Bird Island Trail

The trail starts at the Reserve's southernmost parking area. Round trip: 0.8 mile. Habitats: pine forest, coastal scrub, rocky shores. Provides access to two sandy beaches and views of Bird Island and China Cove.  Fully accessible via the ADA-conforming trail that starts near the end of the parking lot and passes the restrooms on its way to the top of the staircase.

On the way to the Bird Island overlook, you pass between Monterey pine woods and the sea. There are lovely views of two white sandy beaches: the small one in China Cove, and the longer Gibson Beach; both are accessible via long staircases. China Cove, with its sparkling jade-green waters, is one of the Reserve's most stunning sights. In spring this spot becomes home to harbor seals, nursing their newborn pups; for their protection, there is no visitor access to the beach during this season. Watch from the trail above - and don't forget your binoculars (also available on loan from the information station at the Sea Lion Point parking area).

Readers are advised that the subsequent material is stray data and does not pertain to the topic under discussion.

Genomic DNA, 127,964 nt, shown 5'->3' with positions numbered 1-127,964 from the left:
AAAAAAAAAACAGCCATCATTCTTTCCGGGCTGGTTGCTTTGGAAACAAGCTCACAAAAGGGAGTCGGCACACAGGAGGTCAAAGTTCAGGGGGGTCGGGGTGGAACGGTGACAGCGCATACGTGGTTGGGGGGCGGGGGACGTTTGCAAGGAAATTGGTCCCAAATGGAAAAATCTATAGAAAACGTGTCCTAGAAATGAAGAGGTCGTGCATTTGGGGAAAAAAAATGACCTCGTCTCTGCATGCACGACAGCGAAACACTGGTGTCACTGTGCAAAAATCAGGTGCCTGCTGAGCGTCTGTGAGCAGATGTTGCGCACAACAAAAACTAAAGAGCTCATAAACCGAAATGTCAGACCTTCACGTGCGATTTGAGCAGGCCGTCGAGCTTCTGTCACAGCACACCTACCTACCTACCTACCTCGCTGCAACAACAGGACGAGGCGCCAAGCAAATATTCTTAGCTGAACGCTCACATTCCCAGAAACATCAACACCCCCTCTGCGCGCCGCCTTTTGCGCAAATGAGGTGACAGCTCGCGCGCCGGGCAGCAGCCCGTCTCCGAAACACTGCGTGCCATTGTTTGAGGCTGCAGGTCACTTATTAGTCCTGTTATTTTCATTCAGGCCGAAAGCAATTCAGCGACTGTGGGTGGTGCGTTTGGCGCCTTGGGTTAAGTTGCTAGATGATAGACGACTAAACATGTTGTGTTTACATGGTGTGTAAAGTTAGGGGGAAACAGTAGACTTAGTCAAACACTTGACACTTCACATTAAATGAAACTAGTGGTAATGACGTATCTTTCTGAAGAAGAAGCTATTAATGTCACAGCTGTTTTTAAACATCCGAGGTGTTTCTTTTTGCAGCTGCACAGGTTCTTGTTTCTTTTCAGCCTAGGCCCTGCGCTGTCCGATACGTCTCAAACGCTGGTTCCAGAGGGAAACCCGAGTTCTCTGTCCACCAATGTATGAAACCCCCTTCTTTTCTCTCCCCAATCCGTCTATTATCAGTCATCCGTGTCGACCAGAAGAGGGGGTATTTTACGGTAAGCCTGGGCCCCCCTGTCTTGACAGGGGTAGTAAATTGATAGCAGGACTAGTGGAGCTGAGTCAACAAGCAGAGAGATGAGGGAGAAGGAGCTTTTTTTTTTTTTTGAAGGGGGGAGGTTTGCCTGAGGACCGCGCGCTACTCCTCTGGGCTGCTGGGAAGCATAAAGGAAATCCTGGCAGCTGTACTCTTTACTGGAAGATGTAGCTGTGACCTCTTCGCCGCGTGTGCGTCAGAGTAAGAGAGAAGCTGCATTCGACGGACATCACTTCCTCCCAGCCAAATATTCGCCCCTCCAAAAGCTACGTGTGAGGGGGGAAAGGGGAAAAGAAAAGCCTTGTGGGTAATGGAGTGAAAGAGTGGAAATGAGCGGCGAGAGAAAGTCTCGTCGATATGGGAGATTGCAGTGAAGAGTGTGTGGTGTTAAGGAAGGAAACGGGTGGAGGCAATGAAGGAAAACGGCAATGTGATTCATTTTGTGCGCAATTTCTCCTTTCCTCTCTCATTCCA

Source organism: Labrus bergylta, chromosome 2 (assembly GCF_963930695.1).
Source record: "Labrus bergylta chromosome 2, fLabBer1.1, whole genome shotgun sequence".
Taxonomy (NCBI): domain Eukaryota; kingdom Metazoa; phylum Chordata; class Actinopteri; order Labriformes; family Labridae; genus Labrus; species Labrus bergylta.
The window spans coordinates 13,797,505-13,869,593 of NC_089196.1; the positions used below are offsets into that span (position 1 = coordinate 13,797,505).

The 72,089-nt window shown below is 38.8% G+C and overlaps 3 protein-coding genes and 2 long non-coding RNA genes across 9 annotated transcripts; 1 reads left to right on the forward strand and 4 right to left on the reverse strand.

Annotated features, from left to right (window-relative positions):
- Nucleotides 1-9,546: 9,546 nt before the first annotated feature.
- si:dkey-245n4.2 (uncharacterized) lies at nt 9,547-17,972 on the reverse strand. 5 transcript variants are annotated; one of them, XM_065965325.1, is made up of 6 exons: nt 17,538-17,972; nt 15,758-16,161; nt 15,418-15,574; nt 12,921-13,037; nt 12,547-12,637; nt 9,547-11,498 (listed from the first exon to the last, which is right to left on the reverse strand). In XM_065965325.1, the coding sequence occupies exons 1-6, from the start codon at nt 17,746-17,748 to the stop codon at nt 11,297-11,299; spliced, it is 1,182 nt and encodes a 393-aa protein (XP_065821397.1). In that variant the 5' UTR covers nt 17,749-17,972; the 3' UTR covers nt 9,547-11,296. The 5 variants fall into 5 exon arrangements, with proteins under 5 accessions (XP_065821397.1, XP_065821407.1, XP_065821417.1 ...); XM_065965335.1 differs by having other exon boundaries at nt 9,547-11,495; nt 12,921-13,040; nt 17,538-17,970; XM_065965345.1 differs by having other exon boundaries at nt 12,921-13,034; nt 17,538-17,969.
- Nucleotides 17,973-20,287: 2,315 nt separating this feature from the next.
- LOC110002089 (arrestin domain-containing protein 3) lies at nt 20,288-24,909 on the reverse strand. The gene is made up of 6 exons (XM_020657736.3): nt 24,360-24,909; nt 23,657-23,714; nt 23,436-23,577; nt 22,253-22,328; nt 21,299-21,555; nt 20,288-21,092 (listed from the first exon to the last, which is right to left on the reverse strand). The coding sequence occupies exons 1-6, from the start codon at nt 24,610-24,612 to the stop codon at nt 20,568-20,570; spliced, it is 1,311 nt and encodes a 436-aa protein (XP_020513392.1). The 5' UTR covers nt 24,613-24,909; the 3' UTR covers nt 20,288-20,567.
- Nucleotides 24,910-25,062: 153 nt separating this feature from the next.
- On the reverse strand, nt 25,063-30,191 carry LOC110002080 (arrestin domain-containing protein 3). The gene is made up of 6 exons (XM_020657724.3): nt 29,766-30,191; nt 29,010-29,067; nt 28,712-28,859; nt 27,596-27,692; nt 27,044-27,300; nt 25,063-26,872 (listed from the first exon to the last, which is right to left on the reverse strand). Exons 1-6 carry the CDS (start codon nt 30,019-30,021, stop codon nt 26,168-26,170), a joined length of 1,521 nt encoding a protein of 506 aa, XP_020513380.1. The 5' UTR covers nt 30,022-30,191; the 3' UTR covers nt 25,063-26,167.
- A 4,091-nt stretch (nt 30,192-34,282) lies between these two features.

Swimming and wading are allowed at both beaches, but the water is always very cold. No wet suits, boogie boards, or other equipment are allowed in this area.
The sea pounds against these cliffs much of the year, enlarging the natural cracks and faults in the  granite, and in time creates caves that slowly become arches. Look for the rock forms created by this coastal erosion as you head out to the Bird Island overlook. The arches eventually collapse, forming isolated outcrops such as Bird Island.

Walk between displays of brilliant wildflowers out to Pelican Point. Here you can get a close look at Bird Island, which becomes a large sea bird colony in spring and summer. Hundreds of Brandt's cormorants nest close together. You will also see Western gull chicks, and, if you're lucky, nesting Black-crowned night herons (seen at right). In the waters below, a great blue heron might be standing on a piece of driftwood, watching patiently for prey. Scan for sea  otters diving to feed or resting in the kelp, and for harbor seals hauled out on low-lying rocks.